English Cricket Season 2014

Another year is over, and another cricket season ended a few months ago. I quite enjoyed it, but like always it went far too quickly.

A few quick words of thanks. I have had several opportunities this summer to photograph on behalf of the Lord’s Taverners, and I am eternally grateful for their support and the work I’ve done for them, including the Women’s test at Wormsley and a Lady Taverners match back in July.

Next year looks set to be even better. I can’t wait.

1 in 200 – my personal tribute to Lord’s Cricket Ground

This week, Lord’s Cricket Ground celebrates its 200th birthday, and celebrations are in full swing at the England v Sri Lanka test match and at the anniversary day next weekend. Fine celebrations for a wonderful sporting venue.

Lord’s holds a special meaning to cricket fans everywhere. The self-styled Home of Cricket, the spiritual home of the game and the keeper of many a fine cricketing artefact and collectible from across the globe. A cricket fan’s first visit to the ground is always a special day, and I remember mine very fondly. It wasn’t for a cricket match, but a job interview.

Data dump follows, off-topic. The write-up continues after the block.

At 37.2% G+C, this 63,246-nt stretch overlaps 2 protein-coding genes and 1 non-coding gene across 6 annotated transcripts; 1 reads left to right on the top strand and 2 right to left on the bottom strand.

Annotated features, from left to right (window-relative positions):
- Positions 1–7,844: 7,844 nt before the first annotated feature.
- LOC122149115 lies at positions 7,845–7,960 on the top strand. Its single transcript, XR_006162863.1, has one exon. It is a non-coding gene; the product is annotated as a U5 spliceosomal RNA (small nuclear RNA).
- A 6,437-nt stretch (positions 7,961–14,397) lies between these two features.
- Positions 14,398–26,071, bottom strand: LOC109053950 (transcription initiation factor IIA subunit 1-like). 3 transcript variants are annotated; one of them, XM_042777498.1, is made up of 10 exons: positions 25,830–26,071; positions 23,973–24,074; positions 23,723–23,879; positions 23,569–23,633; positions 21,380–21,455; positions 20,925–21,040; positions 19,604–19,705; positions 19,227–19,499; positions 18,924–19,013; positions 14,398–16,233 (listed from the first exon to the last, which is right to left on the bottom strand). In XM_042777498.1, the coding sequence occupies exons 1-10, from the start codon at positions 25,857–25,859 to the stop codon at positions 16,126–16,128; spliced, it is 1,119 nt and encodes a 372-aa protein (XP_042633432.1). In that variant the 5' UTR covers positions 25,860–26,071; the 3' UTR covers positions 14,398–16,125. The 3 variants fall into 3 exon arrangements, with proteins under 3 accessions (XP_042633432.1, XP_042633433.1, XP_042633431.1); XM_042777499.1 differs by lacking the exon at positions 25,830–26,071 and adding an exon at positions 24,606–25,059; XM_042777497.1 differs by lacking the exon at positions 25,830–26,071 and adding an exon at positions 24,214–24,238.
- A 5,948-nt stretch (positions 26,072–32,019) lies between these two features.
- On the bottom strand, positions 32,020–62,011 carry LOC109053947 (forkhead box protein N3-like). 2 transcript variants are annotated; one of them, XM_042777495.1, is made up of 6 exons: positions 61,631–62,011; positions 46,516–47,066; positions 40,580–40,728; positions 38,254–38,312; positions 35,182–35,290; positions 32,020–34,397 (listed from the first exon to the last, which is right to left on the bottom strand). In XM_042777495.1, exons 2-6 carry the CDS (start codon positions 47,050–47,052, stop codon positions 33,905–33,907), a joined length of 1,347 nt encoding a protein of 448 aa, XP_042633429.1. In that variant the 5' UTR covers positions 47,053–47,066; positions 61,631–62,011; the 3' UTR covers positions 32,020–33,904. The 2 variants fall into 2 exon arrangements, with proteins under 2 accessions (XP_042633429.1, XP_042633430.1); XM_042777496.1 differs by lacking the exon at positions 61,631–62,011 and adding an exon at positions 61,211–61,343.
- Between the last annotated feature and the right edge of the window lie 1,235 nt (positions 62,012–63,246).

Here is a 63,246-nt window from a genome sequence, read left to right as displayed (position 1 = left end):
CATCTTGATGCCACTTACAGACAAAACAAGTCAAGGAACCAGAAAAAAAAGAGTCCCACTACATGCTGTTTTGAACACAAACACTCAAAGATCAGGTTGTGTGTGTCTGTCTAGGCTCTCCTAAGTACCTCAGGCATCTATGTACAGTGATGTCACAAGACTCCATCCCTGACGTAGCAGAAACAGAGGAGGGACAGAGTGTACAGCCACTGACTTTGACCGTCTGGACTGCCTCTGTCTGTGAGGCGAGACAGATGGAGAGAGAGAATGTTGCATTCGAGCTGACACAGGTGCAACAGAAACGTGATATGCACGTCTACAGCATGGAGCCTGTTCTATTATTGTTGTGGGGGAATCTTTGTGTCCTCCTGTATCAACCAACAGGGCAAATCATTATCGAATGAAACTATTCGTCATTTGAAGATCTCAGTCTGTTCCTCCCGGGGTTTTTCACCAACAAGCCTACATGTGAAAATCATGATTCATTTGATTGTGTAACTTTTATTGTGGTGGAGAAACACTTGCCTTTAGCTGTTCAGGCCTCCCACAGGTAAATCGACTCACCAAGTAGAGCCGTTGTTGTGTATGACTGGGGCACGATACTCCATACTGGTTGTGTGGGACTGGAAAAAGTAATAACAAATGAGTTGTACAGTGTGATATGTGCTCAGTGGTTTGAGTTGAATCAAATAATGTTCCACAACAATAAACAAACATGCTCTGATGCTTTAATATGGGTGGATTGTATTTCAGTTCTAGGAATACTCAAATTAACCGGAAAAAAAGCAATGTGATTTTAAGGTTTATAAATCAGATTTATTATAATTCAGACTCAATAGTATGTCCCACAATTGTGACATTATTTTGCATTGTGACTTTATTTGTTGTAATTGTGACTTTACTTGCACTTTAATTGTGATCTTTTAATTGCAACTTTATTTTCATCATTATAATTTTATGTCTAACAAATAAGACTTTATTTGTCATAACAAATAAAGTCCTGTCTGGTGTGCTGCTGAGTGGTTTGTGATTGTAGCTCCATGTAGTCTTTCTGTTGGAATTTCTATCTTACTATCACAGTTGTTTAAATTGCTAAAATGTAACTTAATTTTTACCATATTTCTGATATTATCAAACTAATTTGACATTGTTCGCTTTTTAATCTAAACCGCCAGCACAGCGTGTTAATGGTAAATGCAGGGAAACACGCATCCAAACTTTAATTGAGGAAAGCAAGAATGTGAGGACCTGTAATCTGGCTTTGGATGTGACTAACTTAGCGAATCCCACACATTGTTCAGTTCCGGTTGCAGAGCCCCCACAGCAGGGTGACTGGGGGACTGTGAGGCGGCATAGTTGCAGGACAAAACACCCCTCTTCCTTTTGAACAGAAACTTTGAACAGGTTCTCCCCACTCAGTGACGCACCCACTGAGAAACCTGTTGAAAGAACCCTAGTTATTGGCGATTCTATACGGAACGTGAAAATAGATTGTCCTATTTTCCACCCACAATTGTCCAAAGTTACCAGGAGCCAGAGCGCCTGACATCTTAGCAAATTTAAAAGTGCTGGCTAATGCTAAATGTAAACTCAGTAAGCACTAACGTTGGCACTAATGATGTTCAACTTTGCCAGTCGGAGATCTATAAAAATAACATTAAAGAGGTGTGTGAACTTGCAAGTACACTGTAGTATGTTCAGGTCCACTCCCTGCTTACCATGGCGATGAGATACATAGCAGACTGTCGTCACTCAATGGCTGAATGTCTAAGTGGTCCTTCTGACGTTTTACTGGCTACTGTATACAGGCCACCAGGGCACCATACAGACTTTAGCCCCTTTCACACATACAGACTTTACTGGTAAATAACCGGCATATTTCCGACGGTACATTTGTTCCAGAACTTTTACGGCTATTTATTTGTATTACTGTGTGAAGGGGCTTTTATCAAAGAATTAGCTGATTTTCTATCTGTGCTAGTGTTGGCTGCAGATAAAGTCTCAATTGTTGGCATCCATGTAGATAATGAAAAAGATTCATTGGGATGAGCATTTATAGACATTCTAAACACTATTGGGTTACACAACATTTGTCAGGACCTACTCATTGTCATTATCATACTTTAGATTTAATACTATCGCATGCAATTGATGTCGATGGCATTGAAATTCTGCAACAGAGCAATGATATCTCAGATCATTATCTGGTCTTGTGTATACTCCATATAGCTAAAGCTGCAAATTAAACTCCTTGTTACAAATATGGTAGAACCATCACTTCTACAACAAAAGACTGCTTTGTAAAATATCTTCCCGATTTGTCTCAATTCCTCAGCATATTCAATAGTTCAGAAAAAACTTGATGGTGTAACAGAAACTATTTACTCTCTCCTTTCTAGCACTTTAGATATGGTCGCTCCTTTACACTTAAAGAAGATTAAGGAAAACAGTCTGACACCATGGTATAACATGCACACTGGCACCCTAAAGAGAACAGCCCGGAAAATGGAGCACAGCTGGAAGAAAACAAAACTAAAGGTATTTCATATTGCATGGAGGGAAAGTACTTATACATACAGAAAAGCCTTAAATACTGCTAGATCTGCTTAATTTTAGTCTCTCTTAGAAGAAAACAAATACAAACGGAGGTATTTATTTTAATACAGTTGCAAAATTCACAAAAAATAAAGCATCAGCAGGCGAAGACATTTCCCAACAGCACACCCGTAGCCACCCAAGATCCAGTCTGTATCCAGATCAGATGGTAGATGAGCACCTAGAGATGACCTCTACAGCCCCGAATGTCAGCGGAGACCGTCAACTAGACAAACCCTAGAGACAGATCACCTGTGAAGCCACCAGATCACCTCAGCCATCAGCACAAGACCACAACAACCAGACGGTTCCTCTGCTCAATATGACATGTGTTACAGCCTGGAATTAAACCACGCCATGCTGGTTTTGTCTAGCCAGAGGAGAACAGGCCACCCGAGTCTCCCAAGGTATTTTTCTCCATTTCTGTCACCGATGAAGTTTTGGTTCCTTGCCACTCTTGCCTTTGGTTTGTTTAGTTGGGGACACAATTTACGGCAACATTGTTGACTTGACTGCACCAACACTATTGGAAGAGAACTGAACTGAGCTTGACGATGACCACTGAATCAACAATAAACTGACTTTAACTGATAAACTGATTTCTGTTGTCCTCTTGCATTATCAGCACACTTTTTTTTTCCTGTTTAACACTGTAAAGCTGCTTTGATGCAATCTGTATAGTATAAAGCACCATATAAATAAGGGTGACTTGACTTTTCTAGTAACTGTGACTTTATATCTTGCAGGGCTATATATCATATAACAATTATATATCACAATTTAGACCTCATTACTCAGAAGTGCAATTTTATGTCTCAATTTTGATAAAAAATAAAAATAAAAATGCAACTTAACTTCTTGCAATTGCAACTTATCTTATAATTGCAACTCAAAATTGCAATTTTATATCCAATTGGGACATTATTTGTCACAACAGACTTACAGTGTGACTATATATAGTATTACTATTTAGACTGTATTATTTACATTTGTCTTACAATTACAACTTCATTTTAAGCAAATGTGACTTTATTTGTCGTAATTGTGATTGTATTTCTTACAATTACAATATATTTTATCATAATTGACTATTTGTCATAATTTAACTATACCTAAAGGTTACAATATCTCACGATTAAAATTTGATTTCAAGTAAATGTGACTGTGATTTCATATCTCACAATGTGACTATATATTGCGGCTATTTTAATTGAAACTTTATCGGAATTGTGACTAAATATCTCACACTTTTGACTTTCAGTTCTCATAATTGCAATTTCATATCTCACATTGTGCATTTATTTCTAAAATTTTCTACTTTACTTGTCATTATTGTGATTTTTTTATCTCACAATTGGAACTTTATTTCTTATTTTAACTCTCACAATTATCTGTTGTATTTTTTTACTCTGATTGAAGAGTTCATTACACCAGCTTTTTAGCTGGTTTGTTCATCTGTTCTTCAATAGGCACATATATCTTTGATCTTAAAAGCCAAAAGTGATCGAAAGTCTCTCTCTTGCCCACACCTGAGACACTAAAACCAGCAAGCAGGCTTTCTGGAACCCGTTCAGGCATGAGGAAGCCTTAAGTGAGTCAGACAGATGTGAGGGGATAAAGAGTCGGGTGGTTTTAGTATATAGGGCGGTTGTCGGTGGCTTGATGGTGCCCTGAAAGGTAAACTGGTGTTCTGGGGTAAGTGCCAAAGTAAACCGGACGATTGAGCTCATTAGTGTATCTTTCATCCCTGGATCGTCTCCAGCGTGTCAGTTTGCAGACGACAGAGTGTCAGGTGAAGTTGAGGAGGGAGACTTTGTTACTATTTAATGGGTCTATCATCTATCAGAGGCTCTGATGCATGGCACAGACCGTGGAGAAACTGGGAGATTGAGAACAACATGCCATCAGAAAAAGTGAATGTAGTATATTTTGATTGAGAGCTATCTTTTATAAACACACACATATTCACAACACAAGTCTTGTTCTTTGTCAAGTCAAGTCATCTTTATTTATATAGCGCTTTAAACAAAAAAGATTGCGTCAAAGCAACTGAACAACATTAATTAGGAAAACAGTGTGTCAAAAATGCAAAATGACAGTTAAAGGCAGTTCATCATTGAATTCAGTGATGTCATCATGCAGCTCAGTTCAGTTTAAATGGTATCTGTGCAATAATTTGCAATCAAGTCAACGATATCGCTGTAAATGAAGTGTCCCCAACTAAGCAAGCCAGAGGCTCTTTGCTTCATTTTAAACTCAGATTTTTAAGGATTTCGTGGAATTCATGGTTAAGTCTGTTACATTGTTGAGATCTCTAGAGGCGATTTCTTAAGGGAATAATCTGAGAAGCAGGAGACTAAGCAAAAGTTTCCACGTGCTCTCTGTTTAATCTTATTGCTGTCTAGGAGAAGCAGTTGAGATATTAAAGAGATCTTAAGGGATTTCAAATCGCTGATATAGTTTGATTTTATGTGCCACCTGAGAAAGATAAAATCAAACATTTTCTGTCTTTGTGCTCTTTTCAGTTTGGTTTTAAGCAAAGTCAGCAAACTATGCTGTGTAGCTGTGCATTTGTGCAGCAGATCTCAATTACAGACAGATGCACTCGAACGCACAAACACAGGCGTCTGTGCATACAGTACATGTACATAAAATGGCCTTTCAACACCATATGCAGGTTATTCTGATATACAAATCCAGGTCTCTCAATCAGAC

In early 2011, I was finishing my undergraduate degree and was considering a career in museum conservation. I sent an email to the MCC Museum and Library asking for some work experience for a few weeks in the summer after my graduation. I was invited to an interview at the library one very cold and wet Friday morning in February, and with my head spinning with excitement and nerves I entered the sacred ground.

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The sight that greeted me that cold morning.

I can’t remember much of what I talked about in the interview with Collections Officer Charlotte Goodhew in the library, but she showed me round the place after we had finished. I was fairly awestruck by the Ashes in the museum, but the view I was greeted with in the Long Room, looking out over the lush green grass, was second to none. I wish I could have taken a photo, but rules are rules. I was offered 6 weeks work experience in the Museum and Library at Lord’s, starting on 18th July 2011.